Casanova’s Travel Log by

Travel Essay: Casanova’s Travel Log
OK here we are, finally made it
to Venice (Italy, not California or Florida),
celebrating 50 years together. 50 years! Holy crap!
How the hell did that happen? Where did the decades go?
It seems only yesterday I was walking her to class, carrying her books,
trying to avoid the teachers so I could hold her hand.
Refugees seeking safety from hostile Germanic tribes murder, rape and plunder,
settled on 118 islands located in a lagoon off the northern Veneto coast of the
Adriatic.
Back then I was lifting weights to get strong enough to protect her
and fend off the other suitors, like Odysseus returning home
after his 20-years’ adventure in the Big War, and his wanderings
hither and yon through Hell and beyond.
Odysseus, while he still had arrows left to defend himself,
kept aiming at the suitors in his house; each arrow
found its target, and they dropped one after another.
Only for me the fending off was constant
throughout high school and college.
The bastards came out of the woodwork: football heroes, math whizzes, wealthy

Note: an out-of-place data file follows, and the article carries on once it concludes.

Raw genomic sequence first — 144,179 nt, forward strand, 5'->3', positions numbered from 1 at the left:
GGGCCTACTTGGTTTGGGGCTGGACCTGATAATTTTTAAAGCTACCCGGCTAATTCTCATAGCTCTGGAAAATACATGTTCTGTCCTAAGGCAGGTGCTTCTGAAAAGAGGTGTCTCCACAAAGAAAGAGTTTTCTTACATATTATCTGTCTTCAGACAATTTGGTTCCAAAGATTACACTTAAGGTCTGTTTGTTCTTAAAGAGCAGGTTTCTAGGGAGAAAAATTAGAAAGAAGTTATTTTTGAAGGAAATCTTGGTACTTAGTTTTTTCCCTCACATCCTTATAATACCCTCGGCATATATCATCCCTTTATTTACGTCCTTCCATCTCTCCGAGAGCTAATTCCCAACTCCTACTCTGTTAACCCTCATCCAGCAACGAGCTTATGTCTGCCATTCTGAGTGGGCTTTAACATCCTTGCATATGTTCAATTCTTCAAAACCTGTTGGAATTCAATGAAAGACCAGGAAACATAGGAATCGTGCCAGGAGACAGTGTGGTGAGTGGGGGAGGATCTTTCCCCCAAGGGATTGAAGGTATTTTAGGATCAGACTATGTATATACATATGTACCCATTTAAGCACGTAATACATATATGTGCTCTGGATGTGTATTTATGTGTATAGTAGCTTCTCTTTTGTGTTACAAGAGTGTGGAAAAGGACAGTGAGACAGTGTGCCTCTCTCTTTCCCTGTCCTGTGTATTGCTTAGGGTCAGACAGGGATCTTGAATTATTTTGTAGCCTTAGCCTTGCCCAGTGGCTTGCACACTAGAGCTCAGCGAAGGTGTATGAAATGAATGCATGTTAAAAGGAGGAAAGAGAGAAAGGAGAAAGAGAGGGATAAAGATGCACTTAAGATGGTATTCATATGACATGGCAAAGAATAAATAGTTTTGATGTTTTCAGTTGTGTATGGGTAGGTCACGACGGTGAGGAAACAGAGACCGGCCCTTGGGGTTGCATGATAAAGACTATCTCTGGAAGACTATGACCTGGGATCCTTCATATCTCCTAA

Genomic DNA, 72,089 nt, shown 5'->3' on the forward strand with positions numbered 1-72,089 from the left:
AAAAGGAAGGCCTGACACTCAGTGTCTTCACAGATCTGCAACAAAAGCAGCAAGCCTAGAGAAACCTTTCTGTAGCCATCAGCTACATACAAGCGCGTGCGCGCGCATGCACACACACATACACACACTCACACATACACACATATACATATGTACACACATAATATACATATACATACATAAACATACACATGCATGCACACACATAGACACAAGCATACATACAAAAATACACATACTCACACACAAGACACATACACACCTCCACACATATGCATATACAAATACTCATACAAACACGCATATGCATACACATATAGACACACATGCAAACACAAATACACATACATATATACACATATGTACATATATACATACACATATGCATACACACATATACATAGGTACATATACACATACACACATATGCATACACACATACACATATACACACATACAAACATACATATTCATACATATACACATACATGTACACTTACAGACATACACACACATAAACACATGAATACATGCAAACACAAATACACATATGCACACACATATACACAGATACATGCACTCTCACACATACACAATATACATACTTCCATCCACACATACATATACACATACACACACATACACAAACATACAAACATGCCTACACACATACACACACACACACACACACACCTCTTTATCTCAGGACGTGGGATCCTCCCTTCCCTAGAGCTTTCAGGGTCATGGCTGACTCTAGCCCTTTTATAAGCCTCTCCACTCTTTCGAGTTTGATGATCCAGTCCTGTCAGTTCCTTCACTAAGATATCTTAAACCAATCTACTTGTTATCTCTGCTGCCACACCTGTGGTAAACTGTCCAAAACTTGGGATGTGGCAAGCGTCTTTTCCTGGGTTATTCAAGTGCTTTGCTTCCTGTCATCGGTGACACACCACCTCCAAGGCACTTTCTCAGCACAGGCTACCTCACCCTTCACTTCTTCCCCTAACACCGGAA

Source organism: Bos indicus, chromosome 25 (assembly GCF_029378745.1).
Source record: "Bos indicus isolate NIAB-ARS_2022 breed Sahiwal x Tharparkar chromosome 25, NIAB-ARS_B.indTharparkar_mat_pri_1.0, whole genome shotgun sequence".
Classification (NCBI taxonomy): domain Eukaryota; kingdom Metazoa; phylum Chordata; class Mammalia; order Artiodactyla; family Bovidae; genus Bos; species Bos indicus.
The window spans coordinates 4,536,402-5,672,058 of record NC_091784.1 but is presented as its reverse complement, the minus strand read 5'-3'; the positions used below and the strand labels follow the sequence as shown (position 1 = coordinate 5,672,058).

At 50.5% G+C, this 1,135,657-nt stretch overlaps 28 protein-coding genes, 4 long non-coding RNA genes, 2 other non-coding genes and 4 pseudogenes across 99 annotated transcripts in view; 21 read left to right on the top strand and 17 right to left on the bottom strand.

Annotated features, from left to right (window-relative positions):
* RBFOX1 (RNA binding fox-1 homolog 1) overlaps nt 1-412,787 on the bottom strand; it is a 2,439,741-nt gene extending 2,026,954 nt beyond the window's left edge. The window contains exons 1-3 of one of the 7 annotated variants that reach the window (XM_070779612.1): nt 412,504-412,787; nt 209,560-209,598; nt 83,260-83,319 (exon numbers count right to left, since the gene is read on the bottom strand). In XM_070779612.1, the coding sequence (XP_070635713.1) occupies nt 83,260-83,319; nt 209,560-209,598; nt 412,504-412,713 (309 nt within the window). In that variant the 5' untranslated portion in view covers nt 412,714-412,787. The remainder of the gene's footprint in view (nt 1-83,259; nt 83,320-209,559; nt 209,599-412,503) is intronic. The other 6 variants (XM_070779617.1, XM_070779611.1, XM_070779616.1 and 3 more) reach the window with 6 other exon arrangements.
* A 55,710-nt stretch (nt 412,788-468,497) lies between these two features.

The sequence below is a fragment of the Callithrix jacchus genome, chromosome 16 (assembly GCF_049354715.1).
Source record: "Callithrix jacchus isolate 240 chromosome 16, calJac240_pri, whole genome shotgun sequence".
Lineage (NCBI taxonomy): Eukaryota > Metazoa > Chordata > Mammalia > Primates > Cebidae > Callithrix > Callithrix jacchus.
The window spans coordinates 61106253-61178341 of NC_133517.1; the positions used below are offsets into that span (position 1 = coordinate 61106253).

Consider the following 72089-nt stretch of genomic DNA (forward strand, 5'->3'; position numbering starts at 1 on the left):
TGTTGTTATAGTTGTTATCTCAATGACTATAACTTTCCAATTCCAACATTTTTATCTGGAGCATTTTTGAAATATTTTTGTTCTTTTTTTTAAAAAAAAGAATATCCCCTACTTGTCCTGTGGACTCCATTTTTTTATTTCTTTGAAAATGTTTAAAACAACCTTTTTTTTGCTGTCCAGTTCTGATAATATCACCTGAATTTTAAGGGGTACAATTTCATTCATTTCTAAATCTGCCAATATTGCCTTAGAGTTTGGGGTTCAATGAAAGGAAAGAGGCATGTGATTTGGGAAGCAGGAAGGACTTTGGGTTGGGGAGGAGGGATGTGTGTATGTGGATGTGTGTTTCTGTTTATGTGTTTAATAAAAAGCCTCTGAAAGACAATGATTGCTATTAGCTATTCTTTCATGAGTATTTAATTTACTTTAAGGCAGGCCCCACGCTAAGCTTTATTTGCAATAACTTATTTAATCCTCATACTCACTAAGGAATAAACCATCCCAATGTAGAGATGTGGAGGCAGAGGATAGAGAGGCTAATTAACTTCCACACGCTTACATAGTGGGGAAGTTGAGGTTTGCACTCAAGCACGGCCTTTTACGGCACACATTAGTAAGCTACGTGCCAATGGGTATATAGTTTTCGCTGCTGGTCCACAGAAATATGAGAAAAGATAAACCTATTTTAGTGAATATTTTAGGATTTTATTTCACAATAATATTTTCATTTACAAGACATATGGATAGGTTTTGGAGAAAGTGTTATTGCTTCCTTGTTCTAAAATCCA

double-talking fratboys.
But my God you should’ve seen her, a face to launch . . . well you know.
I took karate too, leaving nothing to chance.
The toughest karate, Shotokan Karate, hit first, ask questions
some other day.
They remained there, constructing their entire city on wooden platforms set atop
millions of piles sunk deep into the mud of the lagoon bottom.
Let’s face it. The poor girl deserves something special, a reward
for sticking with me all that time, for her forbearance, her patience, devotion and
sweet wisdom.
So, it was Hawaii or Italy and Italy won out. How can you be a lover
of literature (a bona fide Dante freak), opera and art—have you seen the Sistine
Ceiling, Botticelli’s
Nascita di Venere